But some of the few tech firms that have braved the stock market have found themselves quickly stung. When file-sharing service Box went public last year, the company’s stock jumped — but it then lost half its value over the next year. Shares of Etsy, the online artisanal-wares bazaar that went public last year, have fallen 70 percent.
Even with Wednesday’s comeback, the global sell-off has extended a volatile streak that has marked one of the worst starts to a year in market history. The three major U.S. indexes have tumbled about 10 percent in the past three weeks.
The Dow Jones industrial average, an index of 30 stocks, fell Wednesday by more than 560 points before rallying to 15,766.74, a loss of about 1.6 percent.
The Standard & Poor’s 500-stock index, a broader look at the market, slipped about 1.2 percent, and the tech-heavy Nasdaq composite index fought back heavy losses to close only slightly lower.
The panicked sell-off touched every corner of American industry, most notably energy, raw materials, finance and retail. Even companies posting encouraging results were hit: Video streaming giant Netflix, which told Wall Street this week that its earnings and international subscriber base had grown more than expected, nevertheless saw its shares fall more than 6 percent Wednesday before rallying to close slightly down.
Other technology giants saw similar turbulence. Facebook’s stock fell more than 5 percent before recovering slightly to a loss of less than 1 percent. Apple shares fell about 3 percent, to their lowest level since the summer of 2014, before bouncing back to a small gain.
An increasingly sluggish China has touched off fears of a hard landing for the world’s second-largest economy that could ripple outward and harm the many companies that rely on its exports and spending for business.
For the third time in less than a year, the International Monetary Fund this week trimmed its projections for global growth, pointing to a recent Beijing report that showed China’s economy grew in 2015 at its slowest rate in more than two decades.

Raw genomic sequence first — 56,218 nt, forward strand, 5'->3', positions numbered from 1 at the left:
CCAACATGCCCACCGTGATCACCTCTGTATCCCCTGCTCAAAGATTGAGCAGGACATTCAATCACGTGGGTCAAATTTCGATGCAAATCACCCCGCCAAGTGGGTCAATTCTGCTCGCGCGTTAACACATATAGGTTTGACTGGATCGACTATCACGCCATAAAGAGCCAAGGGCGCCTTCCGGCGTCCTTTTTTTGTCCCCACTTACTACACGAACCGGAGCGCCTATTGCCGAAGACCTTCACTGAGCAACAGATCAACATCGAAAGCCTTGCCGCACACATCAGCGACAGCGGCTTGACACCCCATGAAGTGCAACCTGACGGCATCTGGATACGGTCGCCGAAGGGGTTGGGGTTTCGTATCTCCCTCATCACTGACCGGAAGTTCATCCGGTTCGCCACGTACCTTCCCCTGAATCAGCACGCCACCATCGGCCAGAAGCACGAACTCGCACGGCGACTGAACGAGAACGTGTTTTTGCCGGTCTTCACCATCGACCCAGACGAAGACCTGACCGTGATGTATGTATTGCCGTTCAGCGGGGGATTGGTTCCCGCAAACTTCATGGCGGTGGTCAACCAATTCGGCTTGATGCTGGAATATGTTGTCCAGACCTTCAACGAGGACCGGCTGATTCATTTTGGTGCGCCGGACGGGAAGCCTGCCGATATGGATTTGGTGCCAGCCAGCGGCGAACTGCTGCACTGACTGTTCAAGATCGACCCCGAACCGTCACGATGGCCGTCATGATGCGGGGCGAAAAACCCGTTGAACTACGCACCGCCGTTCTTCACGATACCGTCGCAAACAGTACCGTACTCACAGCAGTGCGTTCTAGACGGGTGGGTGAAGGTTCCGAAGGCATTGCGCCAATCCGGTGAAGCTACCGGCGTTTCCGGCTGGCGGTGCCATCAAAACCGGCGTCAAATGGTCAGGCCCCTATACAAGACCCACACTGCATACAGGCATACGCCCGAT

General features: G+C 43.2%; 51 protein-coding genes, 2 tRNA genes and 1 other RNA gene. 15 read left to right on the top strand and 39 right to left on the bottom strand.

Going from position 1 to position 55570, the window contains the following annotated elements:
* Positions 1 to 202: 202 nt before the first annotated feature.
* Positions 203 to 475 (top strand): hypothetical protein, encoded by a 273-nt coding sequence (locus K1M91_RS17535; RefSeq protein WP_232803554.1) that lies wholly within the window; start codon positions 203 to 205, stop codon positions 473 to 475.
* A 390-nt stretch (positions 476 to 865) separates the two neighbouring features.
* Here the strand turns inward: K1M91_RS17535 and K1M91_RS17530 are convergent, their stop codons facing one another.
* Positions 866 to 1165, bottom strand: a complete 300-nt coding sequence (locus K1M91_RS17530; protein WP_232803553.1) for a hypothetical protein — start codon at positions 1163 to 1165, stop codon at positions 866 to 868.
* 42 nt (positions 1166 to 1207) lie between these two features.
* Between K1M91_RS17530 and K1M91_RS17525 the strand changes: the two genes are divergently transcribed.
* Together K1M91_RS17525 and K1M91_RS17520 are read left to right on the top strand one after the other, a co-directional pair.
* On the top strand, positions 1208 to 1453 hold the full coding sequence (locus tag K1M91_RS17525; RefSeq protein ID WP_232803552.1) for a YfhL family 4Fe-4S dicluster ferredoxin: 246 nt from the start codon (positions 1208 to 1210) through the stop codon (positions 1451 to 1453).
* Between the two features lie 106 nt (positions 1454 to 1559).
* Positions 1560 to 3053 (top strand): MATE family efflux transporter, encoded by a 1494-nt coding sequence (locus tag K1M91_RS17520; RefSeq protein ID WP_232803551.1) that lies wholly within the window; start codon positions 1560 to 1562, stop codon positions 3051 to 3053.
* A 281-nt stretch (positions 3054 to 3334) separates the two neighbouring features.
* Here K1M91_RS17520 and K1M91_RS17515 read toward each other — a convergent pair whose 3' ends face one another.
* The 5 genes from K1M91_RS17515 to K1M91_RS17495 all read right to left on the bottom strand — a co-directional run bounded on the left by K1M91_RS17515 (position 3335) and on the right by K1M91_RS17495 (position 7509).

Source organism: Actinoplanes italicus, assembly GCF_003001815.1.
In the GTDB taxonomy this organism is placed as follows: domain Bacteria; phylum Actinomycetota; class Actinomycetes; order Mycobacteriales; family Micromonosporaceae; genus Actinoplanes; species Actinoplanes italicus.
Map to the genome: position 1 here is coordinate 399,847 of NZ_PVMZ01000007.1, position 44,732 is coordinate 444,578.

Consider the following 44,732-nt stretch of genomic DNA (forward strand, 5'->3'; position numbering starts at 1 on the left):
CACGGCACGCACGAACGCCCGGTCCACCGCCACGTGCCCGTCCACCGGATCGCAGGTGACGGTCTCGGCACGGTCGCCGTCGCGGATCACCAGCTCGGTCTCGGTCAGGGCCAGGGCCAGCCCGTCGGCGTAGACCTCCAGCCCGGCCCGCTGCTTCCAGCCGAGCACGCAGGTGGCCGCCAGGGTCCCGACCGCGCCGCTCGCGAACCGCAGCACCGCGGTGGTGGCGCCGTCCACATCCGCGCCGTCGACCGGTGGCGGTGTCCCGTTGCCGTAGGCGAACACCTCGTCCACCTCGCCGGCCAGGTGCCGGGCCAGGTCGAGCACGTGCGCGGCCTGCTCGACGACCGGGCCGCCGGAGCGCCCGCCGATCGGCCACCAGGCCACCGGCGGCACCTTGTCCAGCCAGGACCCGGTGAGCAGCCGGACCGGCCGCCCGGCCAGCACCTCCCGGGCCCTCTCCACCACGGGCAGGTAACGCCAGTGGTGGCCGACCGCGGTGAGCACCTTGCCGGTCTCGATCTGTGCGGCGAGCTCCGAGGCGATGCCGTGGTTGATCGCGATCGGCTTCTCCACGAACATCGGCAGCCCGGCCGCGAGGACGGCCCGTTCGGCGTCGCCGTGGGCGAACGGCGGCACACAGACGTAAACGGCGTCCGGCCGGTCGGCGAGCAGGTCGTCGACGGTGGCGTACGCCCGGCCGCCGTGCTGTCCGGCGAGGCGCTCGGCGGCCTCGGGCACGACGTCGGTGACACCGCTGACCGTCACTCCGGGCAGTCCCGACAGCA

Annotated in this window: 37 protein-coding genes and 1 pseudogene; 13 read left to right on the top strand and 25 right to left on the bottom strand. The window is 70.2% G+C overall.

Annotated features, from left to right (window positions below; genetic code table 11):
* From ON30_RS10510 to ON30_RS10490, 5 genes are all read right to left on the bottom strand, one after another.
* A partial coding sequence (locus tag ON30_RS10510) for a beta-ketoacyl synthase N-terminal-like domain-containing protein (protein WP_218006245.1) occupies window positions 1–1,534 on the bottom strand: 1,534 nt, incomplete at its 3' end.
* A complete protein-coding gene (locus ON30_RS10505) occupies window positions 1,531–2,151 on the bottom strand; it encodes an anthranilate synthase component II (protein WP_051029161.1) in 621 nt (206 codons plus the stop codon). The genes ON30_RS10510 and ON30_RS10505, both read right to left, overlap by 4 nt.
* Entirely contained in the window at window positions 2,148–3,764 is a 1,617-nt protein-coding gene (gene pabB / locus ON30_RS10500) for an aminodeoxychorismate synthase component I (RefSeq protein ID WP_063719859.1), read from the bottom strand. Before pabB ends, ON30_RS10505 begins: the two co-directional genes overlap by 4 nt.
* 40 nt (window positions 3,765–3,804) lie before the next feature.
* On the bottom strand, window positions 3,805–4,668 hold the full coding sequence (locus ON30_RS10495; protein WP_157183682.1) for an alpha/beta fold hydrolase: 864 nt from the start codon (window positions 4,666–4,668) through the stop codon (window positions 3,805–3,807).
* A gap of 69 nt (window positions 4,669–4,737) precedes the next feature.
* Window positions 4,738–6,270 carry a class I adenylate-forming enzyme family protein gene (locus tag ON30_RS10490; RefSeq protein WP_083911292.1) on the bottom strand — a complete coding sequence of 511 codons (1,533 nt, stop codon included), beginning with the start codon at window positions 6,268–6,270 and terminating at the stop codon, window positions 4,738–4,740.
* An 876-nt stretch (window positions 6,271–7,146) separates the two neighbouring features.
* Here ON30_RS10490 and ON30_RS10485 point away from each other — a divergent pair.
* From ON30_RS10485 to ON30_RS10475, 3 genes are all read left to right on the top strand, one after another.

The International Energy Agency, a global oil adviser, said Tuesday that crude-oil prices would continue to sink this year if suppliers in countries such as Iran keep pumping, creating a glut that could force the oil market to “drown in oversupply.”
Slumping energy prices have helped lower the cost of living in the United States, with December showing the smallest yearly increase in the consumer price index in seven years, the Labor Department said Wednesday.
Investors flocked during the sell-off to the relative safety of gold and government bonds, with yields on 10-year U.S. Treasury notes falling just below 2 percent Wednesday. The yields fall as prices rise.
Economists on Wednesday pushed to cool down the heated sell-off by pointing to more optimistic fundamentals, including the nation’s strengthening employment rate and the industry boost of lower fuel costs.
“The sell-off is simply happening too fast, which signals panic selling more than reasoned investment decisions. . . . It can’t last,” Chris Rupkey, chief financial analyst at MUFG Union Bank, told investors. “This is overdone, and overdone, hard-down market sell-offs don’t hold.”
Other investment managers sought to calm traders unnerved by heavy volatility following several years of market strength after the global financial crisis.
Although he acknowledged that many had “fears of a full-scale recession,” Chris Hyzy, a chief investment officer at Bank of America Merrill Lynch, wrote Wednesday in a note to investors that “the 80-month-long economic expansion is still alive.”
Merle reported from New York.